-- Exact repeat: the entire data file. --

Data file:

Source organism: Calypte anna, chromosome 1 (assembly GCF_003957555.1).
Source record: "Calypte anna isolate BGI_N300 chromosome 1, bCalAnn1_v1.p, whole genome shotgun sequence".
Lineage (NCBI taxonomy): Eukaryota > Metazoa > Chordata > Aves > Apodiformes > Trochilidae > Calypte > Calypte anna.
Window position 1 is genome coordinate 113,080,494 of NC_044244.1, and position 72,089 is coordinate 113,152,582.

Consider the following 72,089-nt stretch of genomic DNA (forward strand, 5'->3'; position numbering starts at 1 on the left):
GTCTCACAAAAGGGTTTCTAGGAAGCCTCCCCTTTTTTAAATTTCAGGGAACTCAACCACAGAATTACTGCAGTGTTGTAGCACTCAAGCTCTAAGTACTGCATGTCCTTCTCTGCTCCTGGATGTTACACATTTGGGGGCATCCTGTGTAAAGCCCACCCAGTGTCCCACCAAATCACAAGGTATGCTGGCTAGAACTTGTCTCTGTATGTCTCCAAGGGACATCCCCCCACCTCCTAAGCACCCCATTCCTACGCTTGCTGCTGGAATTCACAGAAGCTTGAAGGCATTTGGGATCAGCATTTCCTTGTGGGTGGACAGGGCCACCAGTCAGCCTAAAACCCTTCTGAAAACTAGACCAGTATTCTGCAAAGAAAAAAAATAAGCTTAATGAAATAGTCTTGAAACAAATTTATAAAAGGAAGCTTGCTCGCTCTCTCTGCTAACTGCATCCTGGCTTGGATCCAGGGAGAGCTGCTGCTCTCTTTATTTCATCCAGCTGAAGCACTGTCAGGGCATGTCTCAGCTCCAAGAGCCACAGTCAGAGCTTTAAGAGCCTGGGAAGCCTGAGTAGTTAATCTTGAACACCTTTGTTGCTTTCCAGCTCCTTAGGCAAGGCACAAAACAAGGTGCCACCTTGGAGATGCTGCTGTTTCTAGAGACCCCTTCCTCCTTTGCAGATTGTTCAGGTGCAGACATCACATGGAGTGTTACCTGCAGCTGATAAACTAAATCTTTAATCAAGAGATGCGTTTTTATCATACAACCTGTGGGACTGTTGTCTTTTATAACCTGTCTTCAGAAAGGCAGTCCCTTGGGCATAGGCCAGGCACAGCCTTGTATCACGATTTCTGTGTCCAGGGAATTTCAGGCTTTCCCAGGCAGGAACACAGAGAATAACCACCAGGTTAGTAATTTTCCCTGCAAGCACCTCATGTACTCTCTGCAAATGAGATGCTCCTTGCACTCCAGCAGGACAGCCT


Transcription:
Source organism: Calypte anna, chromosome 1 (assembly GCF_003957555.1).
Source record: "Calypte anna isolate BGI_N300 chromosome 1, bCalAnn1_v1.p, whole genome shotgun sequence".
Lineage (NCBI taxonomy): Eukaryota > Metazoa > Chordata > Aves > Apodiformes > Trochilidae > Calypte > Calypte anna.
Window position 1 is genome coordinate 113,080,494 of NC_044244.1, and position 72,089 is coordinate 113,152,582.

Consider the following 72,089-nt stretch of genomic DNA (forward strand, 5'->3'; position numbering starts at 1 on the left):
GTCTCACAAAAGGGTTTCTAGGAAGCCTCCCCTTTTTTAAATTTCAGGGAACTCAACCACAGAATTACTGCAGTGTTGTAGCACTCAAGCTCTAAGTACTGCATGTCCTTCTCTGCTCCTGGATGTTACACATTTGGGGGCATCCTGTGTAAAGCCCACCCAGTGTCCCACCAAATCACAAGGTATGCTGGCTAGAACTTGTCTCTGTATGTCTCCAAGGGACATCCCCCCACCTCCTAAGCACCCCATTCCTACGCTTGCTGCTGGAATTCACAGAAGCTTGAAGGCATTTGGGATCAGCATTTCCTTGTGGGTGGACAGGGCCACCAGTCAGCCTAAAACCCTTCTGAAAACTAGACCAGTATTCTGCAAAGAAAAAAAATAAGCTTAATGAAATAGTCTTGAAACAAATTTATAAAAGGAAGCTTGCTCGCTCTCTCTGCTAACTGCATCCTGGCTTGGATCCAGGGAGAGCTGCTGCTCTCTTTATTTCATCCAGCTGAAGCACTGTCAGGGCATGTCTCAGCTCCAAGAGCCACAGTCAGAGCTTTAAGAGCCTGGGAAGCCTGAGTAGTTAATCTTGAACACCTTTGTTGCTTTCCAGCTCCTTAGGCAAGGCACAAAACAAGGTGCCACCTTGGAGATGCTGCTGTTTCTAGAGACCCCTTCCTCCTTTGCAGATTGTTCAGGTGCAGACATCACATGGAGTGTTACCTGCAGCTGATAAACTAAATCTTTAATCAAGAGATGCGTTTTTATCATACAACCTGTGGGACTGTTGTCTTTTATAACCTGTCTTCAGAAAGGCAGTCCCTTGGGCATAGGCCAGGCACAGCCTTGTATCACGATTTCTGTGTCCAGGGAATTTCAGGCTTTCCCAGGCAGGAACACAGAGAATAACCACCAGGTTAGTAATTTTCCCTGCAAGCACCTCATGTACTCTCTGCAAATGAGATGCTCCTTGCACTCCAGCAGGACAGCCT